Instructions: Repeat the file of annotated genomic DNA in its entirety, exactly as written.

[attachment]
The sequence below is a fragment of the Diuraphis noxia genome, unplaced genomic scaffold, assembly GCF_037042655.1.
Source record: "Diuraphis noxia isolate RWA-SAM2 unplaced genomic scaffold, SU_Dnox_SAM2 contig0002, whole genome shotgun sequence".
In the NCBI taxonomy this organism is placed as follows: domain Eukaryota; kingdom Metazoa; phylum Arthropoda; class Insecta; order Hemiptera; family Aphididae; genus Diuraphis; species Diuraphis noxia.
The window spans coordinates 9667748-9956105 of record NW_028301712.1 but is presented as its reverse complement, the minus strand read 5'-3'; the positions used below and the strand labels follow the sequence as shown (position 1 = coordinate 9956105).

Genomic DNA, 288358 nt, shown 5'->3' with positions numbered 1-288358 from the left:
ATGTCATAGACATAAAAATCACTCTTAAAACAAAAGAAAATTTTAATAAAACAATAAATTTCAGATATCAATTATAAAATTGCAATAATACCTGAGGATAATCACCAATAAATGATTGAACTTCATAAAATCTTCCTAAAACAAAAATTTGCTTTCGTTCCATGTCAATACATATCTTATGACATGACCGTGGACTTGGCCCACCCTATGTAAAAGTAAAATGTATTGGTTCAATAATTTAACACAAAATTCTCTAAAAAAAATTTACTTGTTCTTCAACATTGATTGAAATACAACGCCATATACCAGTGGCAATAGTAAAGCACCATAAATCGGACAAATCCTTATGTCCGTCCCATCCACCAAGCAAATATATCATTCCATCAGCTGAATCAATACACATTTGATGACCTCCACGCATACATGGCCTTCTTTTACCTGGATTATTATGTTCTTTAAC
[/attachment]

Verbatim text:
The sequence below is a fragment of the Diuraphis noxia genome, unplaced genomic scaffold, assembly GCF_037042655.1.
Source record: "Diuraphis noxia isolate RWA-SAM2 unplaced genomic scaffold, SU_Dnox_SAM2 contig0002, whole genome shotgun sequence".
In the NCBI taxonomy this organism is placed as follows: domain Eukaryota; kingdom Metazoa; phylum Arthropoda; class Insecta; order Hemiptera; family Aphididae; genus Diuraphis; species Diuraphis noxia.
The window spans coordinates 9667748-9956105 of record NW_028301712.1 but is presented as its reverse complement, the minus strand read 5'-3'; the positions used below and the strand labels follow the sequence as shown (position 1 = coordinate 9956105).

Genomic DNA, 288358 nt, shown 5'->3' with positions numbered 1-288358 from the left:
ATGTCATAGACATAAAAATCACTCTTAAAACAAAAGAAAATTTTAATAAAACAATAAATTTCAGATATCAATTATAAAATTGCAATAATACCTGAGGATAATCACCAATAAATGATTGAACTTCATAAAATCTTCCTAAAACAAAAATTTGCTTTCGTTCCATGTCAATACATATCTTATGACATGACCGTGGACTTGGCCCACCCTATGTAAAAGTAAAATGTATTGGTTCAATAATTTAACACAAAATTCTCTAAAAAAAATTTACTTGTTCTTCAACATTGATTGAAATACAACGCCATATACCAGTGGCAATAGTAAAGCACCATAAATCGGACAAATCCTTATGTCCGTCCCATCCACCAAGCAAATATATCATTCCATCAGCTGAATCAATACACATTTGATGACCTCCACGCATACATGGCCTTCTTTTACCTGGATTATTATGTTCTTTAAC